Facility Safety / Training/Incentives

Don't play with Fire

February 1, 2011
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Electrical safety is a serious issue and it is imperative that plant managers, safety managers, facility managers, electricians, maintenance personnel and contractors receive proper training on the NFPA 70E-STANDARD for Electrical Safety in the Workplace. Having the necessary personal protective equipment (PPE) on hand is not enough. Workers must be educated and have a good understanding of the importance of NFPA 70E. OSHA relies on this document to assist in evaluating electrical safety programs.

Understand & prepare for hazards

Electrical safety begins with understanding the hazards such as electrical shock and electrical arc flash. If skin comes in contact with electricity, it may be fatal. In an electrical arc flash, temperatures can reach 35,000°F, which is four times hotter than the surface of the sun. Fatal burns can occur at a distance as far as 10 feet. Before starting a job, perform a shock hazard and arc flash analysis to establish proper boundaries. As you prepare to start the job, make sure you have the proper PPE needed to complete the task, then lock out/tag out the equipment and verify the power is off. Until you confirm the power is off, it is considered live. Once those steps are completed, you can proceed with the task.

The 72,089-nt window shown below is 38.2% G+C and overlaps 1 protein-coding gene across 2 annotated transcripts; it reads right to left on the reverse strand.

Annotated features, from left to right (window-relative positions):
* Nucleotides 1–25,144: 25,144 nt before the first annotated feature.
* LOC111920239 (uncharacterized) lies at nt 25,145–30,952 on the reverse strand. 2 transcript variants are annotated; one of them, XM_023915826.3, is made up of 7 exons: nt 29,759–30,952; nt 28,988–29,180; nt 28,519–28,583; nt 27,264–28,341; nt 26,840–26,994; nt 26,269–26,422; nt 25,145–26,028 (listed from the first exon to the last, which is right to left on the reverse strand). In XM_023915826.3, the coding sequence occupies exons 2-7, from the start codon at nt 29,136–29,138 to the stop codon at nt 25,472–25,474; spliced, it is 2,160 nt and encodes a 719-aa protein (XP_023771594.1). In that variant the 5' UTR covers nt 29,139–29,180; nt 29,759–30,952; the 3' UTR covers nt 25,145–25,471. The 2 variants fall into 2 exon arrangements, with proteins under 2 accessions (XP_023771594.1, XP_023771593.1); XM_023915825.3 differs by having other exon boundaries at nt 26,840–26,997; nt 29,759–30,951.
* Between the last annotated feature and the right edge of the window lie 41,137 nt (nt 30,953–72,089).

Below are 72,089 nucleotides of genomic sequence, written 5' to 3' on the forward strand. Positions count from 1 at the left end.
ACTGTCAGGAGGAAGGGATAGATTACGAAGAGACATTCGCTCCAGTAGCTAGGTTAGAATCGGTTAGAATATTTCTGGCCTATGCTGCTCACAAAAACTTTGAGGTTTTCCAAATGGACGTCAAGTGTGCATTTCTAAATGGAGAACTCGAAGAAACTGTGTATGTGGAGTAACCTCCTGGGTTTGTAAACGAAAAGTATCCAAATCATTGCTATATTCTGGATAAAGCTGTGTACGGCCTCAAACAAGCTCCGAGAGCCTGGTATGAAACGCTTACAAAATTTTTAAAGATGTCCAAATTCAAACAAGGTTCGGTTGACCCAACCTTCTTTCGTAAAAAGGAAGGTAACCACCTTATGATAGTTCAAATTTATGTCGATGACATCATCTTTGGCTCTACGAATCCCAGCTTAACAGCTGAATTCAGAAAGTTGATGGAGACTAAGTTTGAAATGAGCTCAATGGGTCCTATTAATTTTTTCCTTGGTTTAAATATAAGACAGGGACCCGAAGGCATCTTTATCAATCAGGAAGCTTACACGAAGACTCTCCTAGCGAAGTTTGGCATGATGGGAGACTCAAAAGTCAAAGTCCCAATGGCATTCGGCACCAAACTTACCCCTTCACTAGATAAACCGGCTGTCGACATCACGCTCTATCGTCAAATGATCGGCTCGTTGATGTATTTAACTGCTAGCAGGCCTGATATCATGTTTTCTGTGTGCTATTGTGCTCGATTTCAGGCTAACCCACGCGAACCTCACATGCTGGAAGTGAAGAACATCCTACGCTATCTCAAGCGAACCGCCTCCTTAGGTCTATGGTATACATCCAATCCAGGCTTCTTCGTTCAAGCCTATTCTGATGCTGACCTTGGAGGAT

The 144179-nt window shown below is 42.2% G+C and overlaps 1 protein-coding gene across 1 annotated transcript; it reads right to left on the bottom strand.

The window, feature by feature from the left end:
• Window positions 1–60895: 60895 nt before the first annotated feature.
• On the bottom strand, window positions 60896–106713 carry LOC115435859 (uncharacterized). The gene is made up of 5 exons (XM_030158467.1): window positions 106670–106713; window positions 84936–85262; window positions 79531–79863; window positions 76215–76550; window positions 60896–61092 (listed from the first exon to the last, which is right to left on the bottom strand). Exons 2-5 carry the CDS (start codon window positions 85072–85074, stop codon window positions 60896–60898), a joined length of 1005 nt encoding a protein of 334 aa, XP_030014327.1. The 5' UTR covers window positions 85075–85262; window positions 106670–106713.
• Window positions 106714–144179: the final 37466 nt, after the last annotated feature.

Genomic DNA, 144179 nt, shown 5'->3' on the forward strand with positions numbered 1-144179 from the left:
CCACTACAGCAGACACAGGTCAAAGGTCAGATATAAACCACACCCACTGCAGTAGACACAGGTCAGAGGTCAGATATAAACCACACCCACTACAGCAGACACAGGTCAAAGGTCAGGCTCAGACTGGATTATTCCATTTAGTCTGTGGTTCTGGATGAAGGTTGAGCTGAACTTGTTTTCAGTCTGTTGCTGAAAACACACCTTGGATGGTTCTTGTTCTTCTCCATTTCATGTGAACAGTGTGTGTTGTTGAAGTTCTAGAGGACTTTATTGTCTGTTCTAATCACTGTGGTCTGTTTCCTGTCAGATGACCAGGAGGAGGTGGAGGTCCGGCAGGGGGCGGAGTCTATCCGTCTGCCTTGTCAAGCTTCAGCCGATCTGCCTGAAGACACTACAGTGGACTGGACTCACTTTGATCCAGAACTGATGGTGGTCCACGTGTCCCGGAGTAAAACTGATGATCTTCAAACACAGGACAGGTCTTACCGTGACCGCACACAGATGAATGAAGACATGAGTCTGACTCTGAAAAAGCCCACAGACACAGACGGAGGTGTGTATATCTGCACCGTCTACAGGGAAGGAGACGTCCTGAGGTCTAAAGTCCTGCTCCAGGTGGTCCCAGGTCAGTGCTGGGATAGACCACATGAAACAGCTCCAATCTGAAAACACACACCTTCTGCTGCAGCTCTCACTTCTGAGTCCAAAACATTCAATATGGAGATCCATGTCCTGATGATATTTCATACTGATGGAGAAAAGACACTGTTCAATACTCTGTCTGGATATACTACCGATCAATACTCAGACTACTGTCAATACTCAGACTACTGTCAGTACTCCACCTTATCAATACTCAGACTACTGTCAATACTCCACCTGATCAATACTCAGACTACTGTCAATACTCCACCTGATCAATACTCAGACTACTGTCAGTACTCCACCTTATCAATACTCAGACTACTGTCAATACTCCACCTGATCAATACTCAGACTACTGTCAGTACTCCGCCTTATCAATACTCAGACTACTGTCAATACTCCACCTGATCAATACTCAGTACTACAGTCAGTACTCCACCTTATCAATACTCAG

Training in NFPA 70 E will provide employees the knowledge in electrical shock and arc flash hazard analysis in the hazard risk category. In addition, instructions are provided for arc flash protection boundaries, how to approach energized electrical conductors and circuit parts, voltage and cal ratings and proper PPE needed to perform the specific task.

All the right reasons

Besides the OSHA requirement, following the electrical safety guidelines of NFPA 70E is the responsible and ethical thing to do. Many people think they do not need to follow the NFPA 70E procedures because they have done the same job for a long time and are careful enough day-to-day. However, unsafe conditions are present everywhere, and accidents do occur. If you could speak to someone who was injured working on an electrical job, I am sure they would tell you they never thought it would happen to them. It only takes a second for a distraction to lead to injury. The cost of the proper PPE and training is minimal compared to the risk of serious injury or, worse yet, a fatality.

If you are not in compliance and need NFPA 70E training, there are many consultants available to come to your facility to train your personnel. You may also contact NFPA directly, as they offer 70E classes throughout the country.

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